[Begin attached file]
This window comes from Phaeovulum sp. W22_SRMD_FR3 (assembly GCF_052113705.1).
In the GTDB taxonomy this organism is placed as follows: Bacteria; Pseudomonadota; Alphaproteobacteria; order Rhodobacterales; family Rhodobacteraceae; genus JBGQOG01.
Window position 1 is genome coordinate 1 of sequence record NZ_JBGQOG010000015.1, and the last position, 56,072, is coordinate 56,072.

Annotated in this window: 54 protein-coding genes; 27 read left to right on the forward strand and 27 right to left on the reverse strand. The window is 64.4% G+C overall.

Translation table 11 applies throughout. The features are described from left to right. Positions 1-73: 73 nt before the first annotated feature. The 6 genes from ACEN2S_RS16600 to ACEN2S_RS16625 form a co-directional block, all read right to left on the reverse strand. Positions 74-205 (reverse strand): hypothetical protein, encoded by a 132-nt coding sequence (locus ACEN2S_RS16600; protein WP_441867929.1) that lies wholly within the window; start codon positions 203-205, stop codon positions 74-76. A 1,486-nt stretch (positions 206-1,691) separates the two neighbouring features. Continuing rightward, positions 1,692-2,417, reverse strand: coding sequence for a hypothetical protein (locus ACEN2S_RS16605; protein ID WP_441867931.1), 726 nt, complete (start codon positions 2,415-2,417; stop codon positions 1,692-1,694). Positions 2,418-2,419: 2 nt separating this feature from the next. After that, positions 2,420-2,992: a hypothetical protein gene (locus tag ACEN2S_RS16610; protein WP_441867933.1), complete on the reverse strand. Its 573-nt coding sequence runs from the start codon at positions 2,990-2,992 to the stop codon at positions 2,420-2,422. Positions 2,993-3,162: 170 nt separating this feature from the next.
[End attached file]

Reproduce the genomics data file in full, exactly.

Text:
This window comes from Phaeovulum sp. W22_SRMD_FR3 (assembly GCF_052113705.1).
In the GTDB taxonomy this organism is placed as follows: Bacteria; Pseudomonadota; Alphaproteobacteria; order Rhodobacterales; family Rhodobacteraceae; genus JBGQOG01.
Window position 1 is genome coordinate 1 of sequence record NZ_JBGQOG010000015.1, and the last position, 56,072, is coordinate 56,072.

Annotated in this window: 54 protein-coding genes; 27 read left to right on the forward strand and 27 right to left on the reverse strand. The window is 64.4% G+C overall.

Translation table 11 applies throughout. The features are described from left to right. Positions 1-73: 73 nt before the first annotated feature. The 6 genes from ACEN2S_RS16600 to ACEN2S_RS16625 form a co-directional block, all read right to left on the reverse strand. Positions 74-205 (reverse strand): hypothetical protein, encoded by a 132-nt coding sequence (locus ACEN2S_RS16600; protein WP_441867929.1) that lies wholly within the window; start codon positions 203-205, stop codon positions 74-76. A 1,486-nt stretch (positions 206-1,691) separates the two neighbouring features. Continuing rightward, positions 1,692-2,417, reverse strand: coding sequence for a hypothetical protein (locus ACEN2S_RS16605; protein ID WP_441867931.1), 726 nt, complete (start codon positions 2,415-2,417; stop codon positions 1,692-1,694). Positions 2,418-2,419: 2 nt separating this feature from the next. After that, positions 2,420-2,992: a hypothetical protein gene (locus tag ACEN2S_RS16610; protein WP_441867933.1), complete on the reverse strand. Its 573-nt coding sequence runs from the start codon at positions 2,990-2,992 to the stop codon at positions 2,420-2,422. Positions 2,993-3,162: 170 nt separating this feature from the next.